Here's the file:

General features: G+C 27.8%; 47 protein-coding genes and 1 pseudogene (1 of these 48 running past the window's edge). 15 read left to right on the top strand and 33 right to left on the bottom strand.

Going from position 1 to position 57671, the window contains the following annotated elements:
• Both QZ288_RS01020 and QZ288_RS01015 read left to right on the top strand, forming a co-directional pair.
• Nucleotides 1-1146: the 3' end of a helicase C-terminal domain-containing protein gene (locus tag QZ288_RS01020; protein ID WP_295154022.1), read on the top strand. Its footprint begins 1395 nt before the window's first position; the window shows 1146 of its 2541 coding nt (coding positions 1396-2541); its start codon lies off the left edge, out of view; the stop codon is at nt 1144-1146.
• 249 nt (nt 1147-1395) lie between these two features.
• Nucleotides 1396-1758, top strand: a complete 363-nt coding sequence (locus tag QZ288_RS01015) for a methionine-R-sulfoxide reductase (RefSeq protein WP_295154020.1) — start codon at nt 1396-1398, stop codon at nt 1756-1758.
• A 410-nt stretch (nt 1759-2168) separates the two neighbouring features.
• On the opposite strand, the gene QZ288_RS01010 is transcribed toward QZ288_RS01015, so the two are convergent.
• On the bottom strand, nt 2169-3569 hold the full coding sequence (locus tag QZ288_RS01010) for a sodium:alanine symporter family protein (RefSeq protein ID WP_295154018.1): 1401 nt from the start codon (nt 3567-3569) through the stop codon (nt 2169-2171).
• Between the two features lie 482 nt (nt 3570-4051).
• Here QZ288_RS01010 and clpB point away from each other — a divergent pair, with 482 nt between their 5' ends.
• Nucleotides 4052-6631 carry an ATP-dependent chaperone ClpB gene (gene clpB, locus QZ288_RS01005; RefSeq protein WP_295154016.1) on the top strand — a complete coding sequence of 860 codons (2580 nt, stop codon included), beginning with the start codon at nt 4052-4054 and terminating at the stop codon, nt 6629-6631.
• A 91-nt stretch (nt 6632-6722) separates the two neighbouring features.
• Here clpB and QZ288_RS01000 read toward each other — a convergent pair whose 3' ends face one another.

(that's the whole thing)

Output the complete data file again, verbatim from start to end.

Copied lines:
General features: G+C 27.8%; 47 protein-coding genes and 1 pseudogene (1 of these 48 running past the window's edge). 15 read left to right on the top strand and 33 right to left on the bottom strand.

Going from position 1 to position 57671, the window contains the following annotated elements:
• Both QZ288_RS01020 and QZ288_RS01015 read left to right on the top strand, forming a co-directional pair.
• Nucleotides 1-1146: the 3' end of a helicase C-terminal domain-containing protein gene (locus tag QZ288_RS01020; protein ID WP_295154022.1), read on the top strand. Its footprint begins 1395 nt before the window's first position; the window shows 1146 of its 2541 coding nt (coding positions 1396-2541); its start codon lies off the left edge, out of view; the stop codon is at nt 1144-1146.
• 249 nt (nt 1147-1395) lie between these two features.
• Nucleotides 1396-1758, top strand: a complete 363-nt coding sequence (locus tag QZ288_RS01015) for a methionine-R-sulfoxide reductase (RefSeq protein WP_295154020.1) — start codon at nt 1396-1398, stop codon at nt 1756-1758.
• A 410-nt stretch (nt 1759-2168) separates the two neighbouring features.
• On the opposite strand, the gene QZ288_RS01010 is transcribed toward QZ288_RS01015, so the two are convergent.
• On the bottom strand, nt 2169-3569 hold the full coding sequence (locus tag QZ288_RS01010) for a sodium:alanine symporter family protein (RefSeq protein ID WP_295154018.1): 1401 nt from the start codon (nt 3567-3569) through the stop codon (nt 2169-2171).
• Between the two features lie 482 nt (nt 3570-4051).
• Here QZ288_RS01010 and clpB point away from each other — a divergent pair, with 482 nt between their 5' ends.
• Nucleotides 4052-6631 carry an ATP-dependent chaperone ClpB gene (gene clpB, locus QZ288_RS01005; RefSeq protein WP_295154016.1) on the top strand — a complete coding sequence of 860 codons (2580 nt, stop codon included), beginning with the start codon at nt 4052-4054 and terminating at the stop codon, nt 6629-6631.
• A 91-nt stretch (nt 6632-6722) separates the two neighbouring features.
• Here clpB and QZ288_RS01000 read toward each other — a convergent pair whose 3' ends face one another.